Valcke apologised to Rebelo “and also to anyone who was shocked by my words”. (Getty)

(WFI) FIFA confirms to INSIDER that under-fire secretary general Jerome Valcke will travel to Brazil next week for a check-up on 2014 World Cup progress after making an extraordinary apology to Dilma Rousseff’s government for saying tournament organisers needed a “kick up the backside” to accelerate preparations.

Valcke sent a letter to Brazilian sports minister Aldo Rebelo on Monday night, saying he “deeply regrets that a misinterpretation in the translation of his words have caused much concern.

“In French, ‘se donner un coup de pied aux fesses’ just means ‘to pick up the pace’ or, in Portuguese, ‘retomar o ritmo’ and, unfortunately, this expression was translated into Portuguese using much stronger words.”

Valcke added: “I would therefore like to apologise to you and also to anyone who was shocked by my words.”

Rebelo was outraged by Valcke’s critical comments on Friday and said Saturday that Brazil would no longer deal with the FIFA No.2.

The row escalated on Monday when Marco Aurelio Garcia, a senior adviser to President Rousseff, called Valcke a shameless “loudmouth” and echoed Rebelo’s remarks that the FIFA chief was no longer welcome as a negotiator in 2014 World Cup preparations.

The dispute appears to have put Valcke’s next host city tour beginning on March 12 in jeopardy.

But a FIFA spokesperson in the Brazil 2014 office told INSIDER: “Yes, they are still the plans.”

FIFA officials in Zurich spent Monday crafting the apology on behalf of Valcke in a bid to restore ties with the Brazilian government and to ensure he can continue to oversee 2014 World Cup preparations, a crucial remit of his role at world football’s governing body.

In his letter, Valcke admitted: “There is certainly an air of concern at FIFA, and as the person who is ultimately responsible for delivery of this World Cup I am under quite some pressure.”

With kick-off of the 2013 Confederations Cup only 15 months and the opening match of the World Cup just 27 months away, Valcke stressed the urgency of speeding up preparations.

“The World Cup is the key to our entire

system. I am confident that there is no insurmountable problem that cannot be solved through the efforts of FIFA, the LOC and the Brazilian authorities in their various levels,” Valcke said.

The Frenchman even felt it necessary to reiterate “as I have done on many occasions, that Brazil is and always will be the only option as host of the 2014 FIFA World Cup”.

“Please be assured that making the World Cup in Brazil, a country for which I hold great respect and admiration, a success is not only my duty but my greatest wish.”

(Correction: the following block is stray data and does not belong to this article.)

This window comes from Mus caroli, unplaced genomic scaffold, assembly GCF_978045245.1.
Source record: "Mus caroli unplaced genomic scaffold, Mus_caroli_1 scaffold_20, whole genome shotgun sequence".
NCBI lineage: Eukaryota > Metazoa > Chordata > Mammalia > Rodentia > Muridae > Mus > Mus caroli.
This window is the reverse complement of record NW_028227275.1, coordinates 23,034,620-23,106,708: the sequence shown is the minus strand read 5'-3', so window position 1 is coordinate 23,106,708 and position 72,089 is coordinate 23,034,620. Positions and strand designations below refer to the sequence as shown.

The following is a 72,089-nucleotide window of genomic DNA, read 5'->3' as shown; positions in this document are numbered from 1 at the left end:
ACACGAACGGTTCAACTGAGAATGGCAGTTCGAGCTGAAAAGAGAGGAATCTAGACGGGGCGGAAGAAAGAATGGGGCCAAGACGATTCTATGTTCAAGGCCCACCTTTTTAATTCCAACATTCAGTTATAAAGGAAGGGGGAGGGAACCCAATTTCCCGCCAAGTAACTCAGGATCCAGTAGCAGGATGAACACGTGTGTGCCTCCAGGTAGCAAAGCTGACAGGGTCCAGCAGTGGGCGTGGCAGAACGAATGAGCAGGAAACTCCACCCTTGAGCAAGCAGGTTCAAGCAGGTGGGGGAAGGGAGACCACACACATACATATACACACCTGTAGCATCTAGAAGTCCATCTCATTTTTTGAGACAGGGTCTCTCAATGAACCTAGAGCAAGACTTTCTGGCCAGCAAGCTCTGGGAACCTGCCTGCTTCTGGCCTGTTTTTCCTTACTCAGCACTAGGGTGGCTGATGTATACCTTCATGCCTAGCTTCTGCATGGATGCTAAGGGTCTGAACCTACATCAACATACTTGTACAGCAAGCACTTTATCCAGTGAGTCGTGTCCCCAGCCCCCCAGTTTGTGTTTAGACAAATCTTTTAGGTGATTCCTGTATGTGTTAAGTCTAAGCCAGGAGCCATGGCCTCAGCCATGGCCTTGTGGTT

Rebelo, who acknowledges receipt of the apology on his Twitter page, has so far not responded to the letter and it remains unclear what kind of reception Valcke will receive when he lands in Recife next week.

Recife is one of the two venues still competing to become a host city for the Confederations Cup; the other is Salvador. The decision will be made in June based on an assessment of construction progress by FIFA stadium experts.

Valcke’s tour continues to Brasilia where an LOC Board meeting also takes place next week. This is followed by a visit to Cuiaba.

Ahead of Valcke’s scheduled arrival, a FIFA delegation today begins a week-long inspection to monitor the progress of construction on stadia and infrastructure projects. AFP reports that around 40 experts from FIFA and the LOC are inspecting work on stadium projects in six of 12 host cities. They are: Sao Paulo, Porto Alegre, Curitiba, Cuiaba, Manaus and Natal.

There is growing frustration at FIFA over Brazil’s delays across the 2014 project, not just in building some of the 12 host stadia and airports infrastructure nationwide but also in pushing through legislation setting out the regulatory framework for the competition. Brazil is stalling on plans to relax laws banning alcohol in stadiums and drop plans to discount tickets for students and people over 65.

The bill must still be passed by congress and rubberstamped by Brazil’s president Dilma Rousseff.

In January, FIFA president Sepp Blatter said the 2014 tournament organization in Brazil was “not as good as in Russia, even though there is little more than two years left until the Brazil World Cup, and until the Russian one, more than six years”.

“Brazil has so many problems, but with Russia everything will be wonderful,” Blatter said on a visit to the 2018 host nation.

By INSIDER editor Mark Bisson

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